August: Osage County
Jean Doumanian Productions, US
Release UK: 24th January 2014
DIR John Wells
EXEC Celia D. Costas, Claire Rudnick Polstein
PROD George Clooney, Jean Doumanian, Grant Heslov, Steve Traxler, Harvey Weinstein
SCR Tracy Letts
DP Adriano Goldman
CAST Benedict Cumberbatch, Abigail Breslin, Ewan McGregor, Julia Roberts, Meryl Streep, Juliette Lewis, Dermot Mulroney, Sam Shepard, Chris Cooper, Margo Martindale
If you enjoy watching family dysfunction on screen, then August: Osage County is heaven at your door step. This film offers incredible performances, flamboyant set-pieces and a story that certainly won’t leave you hungry. If you have the energy to sit back and absorb a powerful and fiery set of performances then this film is perfect for you, if you don’t, then the film is still perfect.
Adapted from the Tracy Letts play of the same name, August: Osage County is his third to reach the screen, following William Freidkin’s films Bug and Killer Joe. On the surface, it may seem like his most straightforward piece, however beneath it rests the most perverse and violent truths. The Weston clan are a family located in the heart of Osage County, situated in the northern territory of Oklahoma. They are a family who withhold a panorama of unfulfilled lives and who do the most unforgettable things to one another. They’ve all gone a bit mad, but for reasons that are surprisingly rational.
Meryl Streep plays Violet, the electrifying woman of the household; she has mouth cancer and takes rather too many pills of varying extremities. She is one of the greatest characters I can remember ever seeing on the screen or stage; I’ll never forget Streep’s fine performance of her either. One minute she’s wearing a frightening black wig and bulging sunglasses, the next she is cursing uncontrollably and at other times she is a sweet and affectionate mother. She is always at the centre of attention though and nothing ever slips by her, as she says repeatedly.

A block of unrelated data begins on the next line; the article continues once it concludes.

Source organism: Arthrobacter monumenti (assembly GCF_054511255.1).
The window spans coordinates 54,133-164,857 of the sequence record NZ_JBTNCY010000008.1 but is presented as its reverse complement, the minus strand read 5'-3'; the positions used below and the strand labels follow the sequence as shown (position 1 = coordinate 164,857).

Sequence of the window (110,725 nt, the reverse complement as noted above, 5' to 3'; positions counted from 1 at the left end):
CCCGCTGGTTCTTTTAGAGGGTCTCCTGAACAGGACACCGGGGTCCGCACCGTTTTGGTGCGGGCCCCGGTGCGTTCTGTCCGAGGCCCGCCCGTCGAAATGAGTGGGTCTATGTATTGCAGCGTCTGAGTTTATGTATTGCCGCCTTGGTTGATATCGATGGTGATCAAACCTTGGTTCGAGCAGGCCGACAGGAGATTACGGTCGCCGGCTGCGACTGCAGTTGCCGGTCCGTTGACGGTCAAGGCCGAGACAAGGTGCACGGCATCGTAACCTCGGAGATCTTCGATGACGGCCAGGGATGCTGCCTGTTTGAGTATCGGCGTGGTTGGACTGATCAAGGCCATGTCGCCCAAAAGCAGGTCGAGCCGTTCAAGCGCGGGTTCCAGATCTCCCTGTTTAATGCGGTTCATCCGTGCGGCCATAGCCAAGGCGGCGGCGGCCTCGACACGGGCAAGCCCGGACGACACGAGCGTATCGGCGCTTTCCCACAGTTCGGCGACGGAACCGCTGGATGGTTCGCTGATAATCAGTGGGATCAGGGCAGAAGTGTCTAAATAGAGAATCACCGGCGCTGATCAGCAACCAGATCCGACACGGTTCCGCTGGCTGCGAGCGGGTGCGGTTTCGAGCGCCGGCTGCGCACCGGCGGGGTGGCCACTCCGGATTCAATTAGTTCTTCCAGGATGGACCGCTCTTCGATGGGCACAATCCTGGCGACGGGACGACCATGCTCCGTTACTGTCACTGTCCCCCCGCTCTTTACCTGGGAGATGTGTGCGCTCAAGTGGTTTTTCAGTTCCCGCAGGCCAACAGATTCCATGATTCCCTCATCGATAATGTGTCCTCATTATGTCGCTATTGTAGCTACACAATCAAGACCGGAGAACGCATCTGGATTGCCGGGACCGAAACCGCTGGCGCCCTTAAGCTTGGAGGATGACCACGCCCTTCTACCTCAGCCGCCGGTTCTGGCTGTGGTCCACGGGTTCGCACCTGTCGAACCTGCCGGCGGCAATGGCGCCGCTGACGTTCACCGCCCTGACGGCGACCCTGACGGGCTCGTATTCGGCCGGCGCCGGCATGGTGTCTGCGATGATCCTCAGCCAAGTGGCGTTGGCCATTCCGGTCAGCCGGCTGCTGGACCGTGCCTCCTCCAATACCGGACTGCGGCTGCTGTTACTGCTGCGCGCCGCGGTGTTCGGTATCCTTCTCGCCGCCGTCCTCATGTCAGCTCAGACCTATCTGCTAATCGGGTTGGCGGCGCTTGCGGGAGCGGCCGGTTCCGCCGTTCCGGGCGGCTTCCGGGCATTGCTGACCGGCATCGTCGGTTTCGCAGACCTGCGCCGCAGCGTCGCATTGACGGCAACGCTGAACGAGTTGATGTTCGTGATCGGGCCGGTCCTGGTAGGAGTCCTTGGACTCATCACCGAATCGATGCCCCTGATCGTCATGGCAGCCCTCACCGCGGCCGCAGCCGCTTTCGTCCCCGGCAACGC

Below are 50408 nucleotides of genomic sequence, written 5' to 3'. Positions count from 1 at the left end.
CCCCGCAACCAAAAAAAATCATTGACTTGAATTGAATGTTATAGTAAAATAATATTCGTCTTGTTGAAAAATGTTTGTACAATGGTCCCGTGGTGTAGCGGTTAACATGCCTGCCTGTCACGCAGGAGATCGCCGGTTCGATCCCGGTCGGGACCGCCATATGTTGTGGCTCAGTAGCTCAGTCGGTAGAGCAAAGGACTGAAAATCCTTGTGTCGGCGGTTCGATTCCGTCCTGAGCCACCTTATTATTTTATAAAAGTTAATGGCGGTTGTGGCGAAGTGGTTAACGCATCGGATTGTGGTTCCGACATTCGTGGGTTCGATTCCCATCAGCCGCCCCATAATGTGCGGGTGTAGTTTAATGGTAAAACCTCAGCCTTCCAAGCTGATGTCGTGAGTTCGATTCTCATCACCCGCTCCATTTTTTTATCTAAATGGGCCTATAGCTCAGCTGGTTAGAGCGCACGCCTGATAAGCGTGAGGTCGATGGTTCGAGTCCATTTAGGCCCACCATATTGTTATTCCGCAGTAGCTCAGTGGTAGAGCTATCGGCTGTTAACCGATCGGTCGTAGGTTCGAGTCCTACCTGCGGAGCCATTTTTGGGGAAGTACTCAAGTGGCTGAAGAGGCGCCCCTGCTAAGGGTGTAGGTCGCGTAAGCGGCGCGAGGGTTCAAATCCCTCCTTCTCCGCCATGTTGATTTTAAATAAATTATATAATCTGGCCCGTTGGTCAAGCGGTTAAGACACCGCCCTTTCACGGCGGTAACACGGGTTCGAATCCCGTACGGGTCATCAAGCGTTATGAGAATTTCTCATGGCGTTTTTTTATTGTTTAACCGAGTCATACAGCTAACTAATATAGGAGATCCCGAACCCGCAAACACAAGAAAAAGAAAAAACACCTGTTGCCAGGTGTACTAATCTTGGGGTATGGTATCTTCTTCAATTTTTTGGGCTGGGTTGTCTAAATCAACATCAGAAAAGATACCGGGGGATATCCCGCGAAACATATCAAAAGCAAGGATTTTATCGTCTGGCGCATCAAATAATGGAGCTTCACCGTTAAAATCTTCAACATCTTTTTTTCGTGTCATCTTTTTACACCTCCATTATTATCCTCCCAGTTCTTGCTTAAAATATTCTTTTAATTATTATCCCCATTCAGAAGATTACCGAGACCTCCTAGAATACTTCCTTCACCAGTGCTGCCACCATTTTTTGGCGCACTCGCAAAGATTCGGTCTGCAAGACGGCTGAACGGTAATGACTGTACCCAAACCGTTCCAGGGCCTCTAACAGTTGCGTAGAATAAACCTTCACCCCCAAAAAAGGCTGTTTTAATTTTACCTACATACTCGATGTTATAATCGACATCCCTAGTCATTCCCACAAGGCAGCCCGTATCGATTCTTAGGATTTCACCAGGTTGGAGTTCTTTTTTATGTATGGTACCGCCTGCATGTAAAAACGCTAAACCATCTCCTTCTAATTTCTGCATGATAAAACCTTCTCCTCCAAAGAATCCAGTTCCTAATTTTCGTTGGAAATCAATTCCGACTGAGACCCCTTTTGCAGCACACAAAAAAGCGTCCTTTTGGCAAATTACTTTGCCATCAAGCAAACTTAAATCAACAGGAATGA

Following up this astounding performance is Julia Roberts’s first big appearance for some time. She plays a confused, concerned and aging woman who seems dumbfounded by her family (who isn’t?), but at the same time she is clearly petrified of turning into her mother. She looks perfect in the role, her beauty trembling away as her character has to harden to various circumstances. Other members of the cast include Juliette Lewis, Abigail Breslin, Ewan McGregor, Benedict Cumberbatch, Chris Cooper, Dermot Mulroney and Margo Martindale; it truly is a stand of ovation.
John Wells directs the film, he is best known for having produced some small-screen spectacles such as ER, Shameless and The West Wing. Despite not being a natural feature film director per se, his achievement here is mightily impressive. The tricky task of adapting a stage play is creating a satisfactory boundary between not feeling stagebound and remaining cinematically expressive. Wells does this by maintaining an integral claustrophobia within the characters and setting without making it completely stagebound; one is reminded of Hitchcock’s brilliant achievement with Dial M for Murder. The film is also shot magnificently within a hazy half-lit house suggesting all the dark demeanours that have come and gone and the vast out-back of Osage County is exposed it its full glory. Wells has managed to make this film highly stylized; I couldn’t imagine a better cinematic treatment for this play.
So what is it that renders this film as a must see? For me, it is the characters captivating complexity and development throughout the script, the mighty fine performances and the generally striking production.
Watch the trailer below: